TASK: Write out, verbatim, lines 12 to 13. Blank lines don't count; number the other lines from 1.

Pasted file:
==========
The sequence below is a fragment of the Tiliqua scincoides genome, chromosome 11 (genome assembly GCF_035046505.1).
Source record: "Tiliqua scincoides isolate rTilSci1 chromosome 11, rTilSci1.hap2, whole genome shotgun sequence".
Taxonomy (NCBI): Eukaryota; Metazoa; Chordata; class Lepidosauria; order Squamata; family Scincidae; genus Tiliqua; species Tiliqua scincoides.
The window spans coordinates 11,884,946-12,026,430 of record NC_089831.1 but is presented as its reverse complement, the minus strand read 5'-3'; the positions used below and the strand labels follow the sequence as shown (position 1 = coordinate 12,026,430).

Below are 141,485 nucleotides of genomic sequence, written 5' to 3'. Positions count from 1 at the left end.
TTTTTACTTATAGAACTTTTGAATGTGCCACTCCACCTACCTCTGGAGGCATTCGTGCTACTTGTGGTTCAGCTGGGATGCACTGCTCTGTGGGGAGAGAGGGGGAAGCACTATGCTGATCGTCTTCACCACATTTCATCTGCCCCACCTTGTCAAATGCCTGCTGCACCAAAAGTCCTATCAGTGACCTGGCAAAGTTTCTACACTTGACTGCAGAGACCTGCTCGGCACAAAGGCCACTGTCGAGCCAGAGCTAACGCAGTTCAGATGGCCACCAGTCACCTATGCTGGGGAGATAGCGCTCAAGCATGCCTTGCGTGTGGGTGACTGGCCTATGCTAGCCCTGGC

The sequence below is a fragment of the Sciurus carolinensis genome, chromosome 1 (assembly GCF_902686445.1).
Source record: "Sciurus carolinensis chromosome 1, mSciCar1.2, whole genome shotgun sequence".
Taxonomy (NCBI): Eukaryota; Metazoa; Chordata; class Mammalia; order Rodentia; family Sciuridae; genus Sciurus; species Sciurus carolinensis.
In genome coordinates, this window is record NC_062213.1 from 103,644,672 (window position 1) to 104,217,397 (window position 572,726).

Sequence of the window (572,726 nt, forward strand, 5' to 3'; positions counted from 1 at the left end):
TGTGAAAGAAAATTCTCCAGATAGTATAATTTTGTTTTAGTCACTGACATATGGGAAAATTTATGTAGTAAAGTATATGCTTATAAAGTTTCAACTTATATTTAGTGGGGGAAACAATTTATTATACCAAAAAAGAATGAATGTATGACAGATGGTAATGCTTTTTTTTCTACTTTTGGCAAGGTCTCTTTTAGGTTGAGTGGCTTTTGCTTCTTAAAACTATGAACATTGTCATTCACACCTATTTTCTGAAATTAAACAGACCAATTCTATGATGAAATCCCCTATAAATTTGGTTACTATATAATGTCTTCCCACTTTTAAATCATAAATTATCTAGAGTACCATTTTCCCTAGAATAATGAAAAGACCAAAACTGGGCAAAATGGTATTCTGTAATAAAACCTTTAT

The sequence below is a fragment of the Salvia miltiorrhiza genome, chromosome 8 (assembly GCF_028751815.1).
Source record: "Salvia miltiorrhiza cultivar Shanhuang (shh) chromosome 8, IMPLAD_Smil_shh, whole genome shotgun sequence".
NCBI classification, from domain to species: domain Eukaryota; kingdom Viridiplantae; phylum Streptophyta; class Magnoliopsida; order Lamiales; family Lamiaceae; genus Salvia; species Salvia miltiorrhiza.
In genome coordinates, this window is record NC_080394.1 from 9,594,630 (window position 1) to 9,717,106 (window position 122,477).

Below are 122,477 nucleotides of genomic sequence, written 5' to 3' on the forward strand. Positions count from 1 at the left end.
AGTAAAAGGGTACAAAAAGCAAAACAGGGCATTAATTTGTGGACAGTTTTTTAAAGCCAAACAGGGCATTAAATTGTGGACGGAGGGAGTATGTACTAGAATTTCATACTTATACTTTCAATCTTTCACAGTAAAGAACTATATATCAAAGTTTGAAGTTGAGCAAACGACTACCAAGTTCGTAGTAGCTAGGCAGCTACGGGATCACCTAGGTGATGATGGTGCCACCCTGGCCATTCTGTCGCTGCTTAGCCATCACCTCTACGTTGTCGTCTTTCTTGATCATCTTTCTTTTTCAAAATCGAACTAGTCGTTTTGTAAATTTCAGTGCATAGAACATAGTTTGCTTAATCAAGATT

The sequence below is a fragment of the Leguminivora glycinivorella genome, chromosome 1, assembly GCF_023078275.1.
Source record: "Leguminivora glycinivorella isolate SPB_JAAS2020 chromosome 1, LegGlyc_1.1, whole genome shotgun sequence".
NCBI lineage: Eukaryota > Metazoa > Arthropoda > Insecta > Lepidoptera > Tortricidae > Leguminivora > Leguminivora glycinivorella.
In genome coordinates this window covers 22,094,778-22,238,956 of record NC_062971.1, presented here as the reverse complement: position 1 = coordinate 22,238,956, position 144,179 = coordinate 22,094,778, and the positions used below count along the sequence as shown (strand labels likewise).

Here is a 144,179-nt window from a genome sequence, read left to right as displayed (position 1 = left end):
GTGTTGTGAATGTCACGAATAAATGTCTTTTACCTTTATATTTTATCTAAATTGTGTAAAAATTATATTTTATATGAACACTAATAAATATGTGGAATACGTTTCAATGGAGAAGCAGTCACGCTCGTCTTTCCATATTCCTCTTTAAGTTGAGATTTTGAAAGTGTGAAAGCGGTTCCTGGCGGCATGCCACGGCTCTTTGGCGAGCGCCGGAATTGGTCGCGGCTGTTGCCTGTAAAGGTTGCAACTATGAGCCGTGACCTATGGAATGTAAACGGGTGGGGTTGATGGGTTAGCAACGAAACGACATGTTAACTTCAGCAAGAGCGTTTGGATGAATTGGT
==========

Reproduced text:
TGTGAAAGAAAATTCTCCAGATAGTATAATTTTGTTTTAGTCACTGACATATGGGAAAATTTATGTAGTAAAGTATATGCTTATAAAGTTTCAACTTATATTTAGTGGGGGAAACAATTTATTATACCAAAAAAGAATGAATGTATGACAGATGGTAATGCTTTTTTTTCTACTTTTGGCAAGGTCTCTTTTAGGTTGAGTGGCTTTTGCTTCTTAAAACTATGAACATTGTCATTCACACCTATTTTCTGAAATTAAACAGACCAATTCTATGATGAAATCCCCTATAAATTTGGTTACTATATAATGTCTTCCCACTTTTAAATCATAAATTATCTAGAGTACCATTTTCCCTAGAATAATGAAAAGACCAAAACTGGGCAAAATGGTATTCTGTAATAAAACCTTTAT

The sequence below is a fragment of the Salvia miltiorrhiza genome, chromosome 8 (assembly GCF_028751815.1).